Commentary

Less testing = blown motors? Could be

Updated: March 3, 2009, 6:15 PM ET
By Terry Blount | ESPN.com

How could Roush Fenway Racing, one of the top organizations in NASCAR, a group that spends millions of dollars a year on research and development, have an engine failure in the first seven laps of a race for a Ford team coming off back-to-back wins?

How could Hendrick Motorsports, possibly the premier team in the sport, the one that has won the past three Cup championships, have four engine or transmission problems in its Chevrolets the past two weeks?

And how could Toyota Racing Development, a group that knows as much about engine technology as any in the world, have to put a batch of motors in the junk pile thanks to a lubrication issue?

Is there some strange disconnect between the design model and the designers, the NASCAR experts, in making engine power and reliability?

No, these guys haven't lost their cylinder heads. The answer isn't complicated. Too many RPMs and not enough testing have caused a rash of unexpected motor malfunctions.

"Everyone's engines now are so on the razor's edge," said Lee White, president of TRD. "There's no margin built in because the competition is so fierce. The engines have to be perfect."

A lot of engines weren't so perfect at Las Vegas.

Matt Kenseth's motor was clanging metal almost before the Shelby 427 began Sunday. Two of his Roush Fenway Racing teammates -- David Ragan and Carl Edwards -- also had motors die on them before the end of the event.

Kenseth said it was his first engine failure in two years. Ragan never had a previous engine issue at RFR.

"In four years [at RFR], I think this is the first time," Ragan said. "But things like this happen sometimes when you try to get the most out of these engines."

All the RFR engines come from a partnership program with Yates Racing. Doug Yates is considered one of the top engine builders in NASCAR. He was concerned after Sunday's race because the three engine problems weren't similar.

"This is the same package we ran last year," Yates said. "But these cars are getting better, and it's putting us over the limit."

The same thing is happening with some of the Toyota teams and the General Motors engines in the Hendrick Motorsports Chevrolets.

Mark Martin lost an engine for the second consecutive race, an unimaginable occurrence for a Hendrick car.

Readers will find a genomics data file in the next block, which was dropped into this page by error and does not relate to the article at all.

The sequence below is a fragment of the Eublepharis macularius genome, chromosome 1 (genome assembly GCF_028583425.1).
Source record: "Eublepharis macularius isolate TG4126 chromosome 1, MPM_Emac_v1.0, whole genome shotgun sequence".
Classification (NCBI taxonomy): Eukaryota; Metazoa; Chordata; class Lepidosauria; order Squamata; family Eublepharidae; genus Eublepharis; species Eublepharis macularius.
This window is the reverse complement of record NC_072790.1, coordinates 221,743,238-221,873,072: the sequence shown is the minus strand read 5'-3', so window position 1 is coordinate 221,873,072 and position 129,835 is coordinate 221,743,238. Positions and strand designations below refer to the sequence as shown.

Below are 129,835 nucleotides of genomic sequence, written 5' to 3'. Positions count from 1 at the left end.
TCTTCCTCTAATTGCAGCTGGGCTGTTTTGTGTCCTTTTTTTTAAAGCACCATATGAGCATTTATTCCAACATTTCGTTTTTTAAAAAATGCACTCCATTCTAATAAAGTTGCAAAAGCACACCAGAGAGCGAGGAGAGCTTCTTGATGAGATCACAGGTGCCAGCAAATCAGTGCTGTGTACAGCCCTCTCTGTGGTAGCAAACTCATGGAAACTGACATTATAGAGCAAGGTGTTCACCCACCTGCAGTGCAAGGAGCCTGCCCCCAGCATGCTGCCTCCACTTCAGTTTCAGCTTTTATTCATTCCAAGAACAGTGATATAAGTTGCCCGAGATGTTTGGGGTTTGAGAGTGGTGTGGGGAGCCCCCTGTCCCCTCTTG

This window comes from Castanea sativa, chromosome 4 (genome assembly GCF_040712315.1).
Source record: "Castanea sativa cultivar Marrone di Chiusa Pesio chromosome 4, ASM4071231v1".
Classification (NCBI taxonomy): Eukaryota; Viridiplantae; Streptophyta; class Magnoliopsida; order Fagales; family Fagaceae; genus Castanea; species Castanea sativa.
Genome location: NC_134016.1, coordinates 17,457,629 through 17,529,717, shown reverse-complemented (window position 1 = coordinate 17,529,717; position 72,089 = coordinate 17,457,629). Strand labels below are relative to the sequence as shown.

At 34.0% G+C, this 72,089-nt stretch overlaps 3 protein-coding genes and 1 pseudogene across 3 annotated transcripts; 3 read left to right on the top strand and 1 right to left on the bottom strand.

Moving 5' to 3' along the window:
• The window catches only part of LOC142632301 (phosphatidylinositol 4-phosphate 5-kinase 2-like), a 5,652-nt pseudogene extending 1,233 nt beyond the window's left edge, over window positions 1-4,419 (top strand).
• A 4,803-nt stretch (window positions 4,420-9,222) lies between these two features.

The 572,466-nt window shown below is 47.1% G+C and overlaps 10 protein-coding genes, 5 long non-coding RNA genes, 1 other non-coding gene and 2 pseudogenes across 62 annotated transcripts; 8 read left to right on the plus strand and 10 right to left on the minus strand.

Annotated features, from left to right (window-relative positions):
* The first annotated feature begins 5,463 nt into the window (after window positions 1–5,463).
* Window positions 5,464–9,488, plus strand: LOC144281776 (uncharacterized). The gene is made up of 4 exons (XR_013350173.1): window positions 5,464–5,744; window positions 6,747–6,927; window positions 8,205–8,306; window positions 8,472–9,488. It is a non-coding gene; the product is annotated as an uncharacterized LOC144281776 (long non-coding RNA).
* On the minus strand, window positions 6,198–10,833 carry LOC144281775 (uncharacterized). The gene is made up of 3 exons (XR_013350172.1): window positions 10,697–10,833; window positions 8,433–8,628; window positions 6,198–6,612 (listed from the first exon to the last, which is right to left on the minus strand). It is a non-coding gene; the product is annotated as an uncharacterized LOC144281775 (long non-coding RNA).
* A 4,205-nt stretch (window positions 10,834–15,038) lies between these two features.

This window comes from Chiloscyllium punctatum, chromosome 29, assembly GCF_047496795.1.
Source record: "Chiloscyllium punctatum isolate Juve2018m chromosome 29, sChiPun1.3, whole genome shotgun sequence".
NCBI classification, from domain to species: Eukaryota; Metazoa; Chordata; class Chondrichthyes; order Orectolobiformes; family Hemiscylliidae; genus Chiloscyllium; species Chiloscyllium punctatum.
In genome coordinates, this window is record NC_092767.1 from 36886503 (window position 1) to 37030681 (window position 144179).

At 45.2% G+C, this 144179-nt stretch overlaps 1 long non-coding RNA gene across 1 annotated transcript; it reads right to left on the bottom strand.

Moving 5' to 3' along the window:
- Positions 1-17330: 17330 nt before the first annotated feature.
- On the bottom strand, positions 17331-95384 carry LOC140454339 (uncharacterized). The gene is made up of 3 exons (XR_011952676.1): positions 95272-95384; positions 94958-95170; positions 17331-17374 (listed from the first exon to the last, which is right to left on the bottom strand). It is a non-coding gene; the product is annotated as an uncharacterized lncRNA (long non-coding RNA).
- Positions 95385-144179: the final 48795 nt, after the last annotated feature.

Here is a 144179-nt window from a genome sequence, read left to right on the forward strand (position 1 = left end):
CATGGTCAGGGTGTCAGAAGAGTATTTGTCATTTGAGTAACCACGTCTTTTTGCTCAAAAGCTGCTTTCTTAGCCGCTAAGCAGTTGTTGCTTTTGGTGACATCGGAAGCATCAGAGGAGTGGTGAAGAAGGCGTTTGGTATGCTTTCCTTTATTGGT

"Last week [at Fontana, Calif.] we broke a valve spring," Martin said. "I can't understand what happened this time. This stuff [engines at Hendrick] is usually bulletproof."

Toyota officials feel that way about their motors, but they noticed the lifters had wear issues after qualifying at Las Vegas. Four cars changed engines, and most Toyota teams went to a heavier lubricant.

Kyle Busch won Sunday's race in a Toyota, but Joe Gibbs Racing builds its engines with Toyota parts. All the other Toyota teams receive engines built at TRD in Torrance, Calif.

"

That's great to say, and it's a fantastic sales pitch, but we don't race dynos. There's no way my dyno technicians put the engine through the stress that the crew chiefs and the teams do when they're searching for every last fraction of a second on the racetrack.

" -- Lee White, president of TRD

All engines from each manufacturer are thoroughly tested before they reach a race weekend. Teams have a device called a dynamometer, dyno for short, which measures the power of each engine.

Teams do simulation races with the dynos, including 500-mile tests in the shop. Technicians say they can learn what they need to know about durability from those simulations.

White says it works in theory, but reality is a little different.

"That's great to say, and it's a fantastic sales pitch, but we don't race dynos," White said. "There's no way my dyno technicians put the engine through the stress that the crew chiefs and the teams do when they're searching for every last fraction of a second on the racetrack."

So with NASCAR's testing ban, some teams are learning engine capabilities at the track. And they're asking more from each engine than they did a year ago.

The more the Cup teams learn about the new car, the faster they go. And Goodyear's tires have improved this season, enabling drivers to rev up the engine a little more.

Even two laps of qualifying put a strain on the motor, with engines approaching 10,000 RPMs.

At tracks such as the 1.5-mile oval at Las Vegas, RPMs stay at more than 9,000 for a large portion of the event. Atlanta Motor Speedway, one of the fastest tracks in NASCAR, also will put additional stress on the engines this weekend.

But there's a bigger issue that NASCAR will need to address soon. The carburetors NASCAR teams still use on its engines are dinosaurs. It's like making popcorn in a skillet.

No one wants to admit it, but eventually, NASCAR will have to switch to fuel injection for engines. NASCAR officials have said they don't want to do it because adding the electronics would be harder to police.

Nevertheless, it's an inevitable evolution at some point in the near future.

Crew chiefs say better cars and better tires have increased engine RPMs about 3 percent more than what they were last year. It doesn't sound like much, but 200 to 300 additional RPMs can be the difference between running fast and blowing up.

It's Newton's third law of motion: To every action there is an equal and opposite reaction.

More RPMs is the action. It's that bad reaction part with blown motors that the teams have to figure out.

Terry Blount covers motorsports for ESPN.com. His book, "The Blount Report: NASCAR's Most Overrated and Underrated Drivers, Cars, Teams, and Tracks," was published by Triumph Books and is available in bookstores. Click here to order a copy. Terry can be reached at terry@blountspeak.com.

Terry Blount

ESPN Seattle Seahawks reporter

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